January 15, 2019
Upgrade any version of c-tree with Legacy Data Alignment
c-treeACE can handle files of differing alignments
By FairCom Senior Technical Engineer Craig Bailey
If you use a typical C structure as your data record, your binary field members may be padded by the compiler. For example, modern versions of Visual Studio and gcc choose alignment based on the binary data type – shorts (two byte) are on two byte boundaries, integers (four bytes) are aligned on four byte boundaries and similarly for eight byte binary types. This can, of course, be controlled by nearly all modern compilers with a #pragma pack option. A 1-byte aligned compiled library and application is an easy way to avoid the issue. However, with either proper packing of the data buffer, or selected 1-byte packed C structures, this is fairly easy to manage. Many legacy c-tree packed byte aligned applications have been ported to our current versions with little effort beyond this.
At its core, the c-tree database does not consider the schema of your data at all. However, when using interfaces such as C# layers, which depend on our file schema definition resource then alignment becomes an issue as we must properly interpret existing data in your buffer. If your file is defined with a specific alignment (we maintain those attributes in both our header and the file schema resource), then there are no issues as we will use your chosen alignment. You do have to consider it when creating your files and coordinate byte alignment with your desired data record buffers, that is, based on your C data record structures and/or current compiler alignment. In fact, most existing legacy files can be maintained as pack byte aligned, and newer ones with default 4- or 8-byte compiler alignment.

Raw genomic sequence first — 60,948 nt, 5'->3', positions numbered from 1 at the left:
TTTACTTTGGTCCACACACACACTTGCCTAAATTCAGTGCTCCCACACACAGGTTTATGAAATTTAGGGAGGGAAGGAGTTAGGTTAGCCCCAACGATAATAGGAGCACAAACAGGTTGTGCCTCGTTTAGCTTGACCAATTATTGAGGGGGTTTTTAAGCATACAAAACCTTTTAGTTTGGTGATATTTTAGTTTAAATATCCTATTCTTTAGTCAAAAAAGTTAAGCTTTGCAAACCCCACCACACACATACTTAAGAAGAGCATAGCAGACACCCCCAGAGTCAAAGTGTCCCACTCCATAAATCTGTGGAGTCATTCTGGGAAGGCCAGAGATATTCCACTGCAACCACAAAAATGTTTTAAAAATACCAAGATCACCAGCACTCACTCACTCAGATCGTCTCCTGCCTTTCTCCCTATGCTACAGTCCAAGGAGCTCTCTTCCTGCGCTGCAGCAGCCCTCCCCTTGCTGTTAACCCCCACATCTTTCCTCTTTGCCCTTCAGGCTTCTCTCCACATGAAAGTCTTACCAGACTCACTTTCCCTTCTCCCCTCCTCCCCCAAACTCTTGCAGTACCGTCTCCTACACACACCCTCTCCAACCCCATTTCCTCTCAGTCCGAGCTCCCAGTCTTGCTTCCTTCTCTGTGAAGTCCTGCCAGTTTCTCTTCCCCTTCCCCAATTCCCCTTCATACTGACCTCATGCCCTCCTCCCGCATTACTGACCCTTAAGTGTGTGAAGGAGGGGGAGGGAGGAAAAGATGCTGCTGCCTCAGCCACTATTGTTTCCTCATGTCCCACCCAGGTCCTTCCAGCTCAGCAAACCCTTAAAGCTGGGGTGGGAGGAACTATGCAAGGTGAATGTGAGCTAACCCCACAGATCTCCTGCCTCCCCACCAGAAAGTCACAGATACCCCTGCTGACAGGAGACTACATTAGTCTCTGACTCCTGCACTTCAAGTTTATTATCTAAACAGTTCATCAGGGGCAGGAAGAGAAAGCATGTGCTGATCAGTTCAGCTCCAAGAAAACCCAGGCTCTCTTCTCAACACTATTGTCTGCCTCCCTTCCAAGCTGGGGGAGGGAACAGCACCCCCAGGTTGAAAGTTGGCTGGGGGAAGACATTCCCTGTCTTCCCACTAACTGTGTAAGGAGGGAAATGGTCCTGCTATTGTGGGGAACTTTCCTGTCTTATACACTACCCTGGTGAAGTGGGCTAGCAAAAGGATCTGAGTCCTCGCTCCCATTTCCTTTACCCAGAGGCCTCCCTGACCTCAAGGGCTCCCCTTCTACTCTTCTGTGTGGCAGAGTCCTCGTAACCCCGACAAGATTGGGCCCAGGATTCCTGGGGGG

- Use ctinfo or DrCtree to verify your current c-tree data/index file alignment
- ctalgn utility can change the file header values
- UpdateHeader API with ctALIGNhdrmode can set these values as needed
Compilers align data for the best performance with modern CPU architectures. However, unless you’re processing extremely large volumes of binary data management, it’s doubtful you’ll measure any performance differences. Many successful applications hum along as 2-byte aligned with no one knowing. Structure padding by the compiler is relatively modest in most cases, frequently only 1-2 bytes per member, and only for binary values (integers, floating point double, etc.). And, again, c-treeACE can handle files of differing alignments.
If you are using an older version of c-tree, we encourage you to call us at 1-800-234-8180 to learn more about the capabilities and robust feature set of c-treeACE. Or click here for additional contact information.
Note: This information is for the following versions of c-tree: c-treeACE, c-tree and c-tree Plus.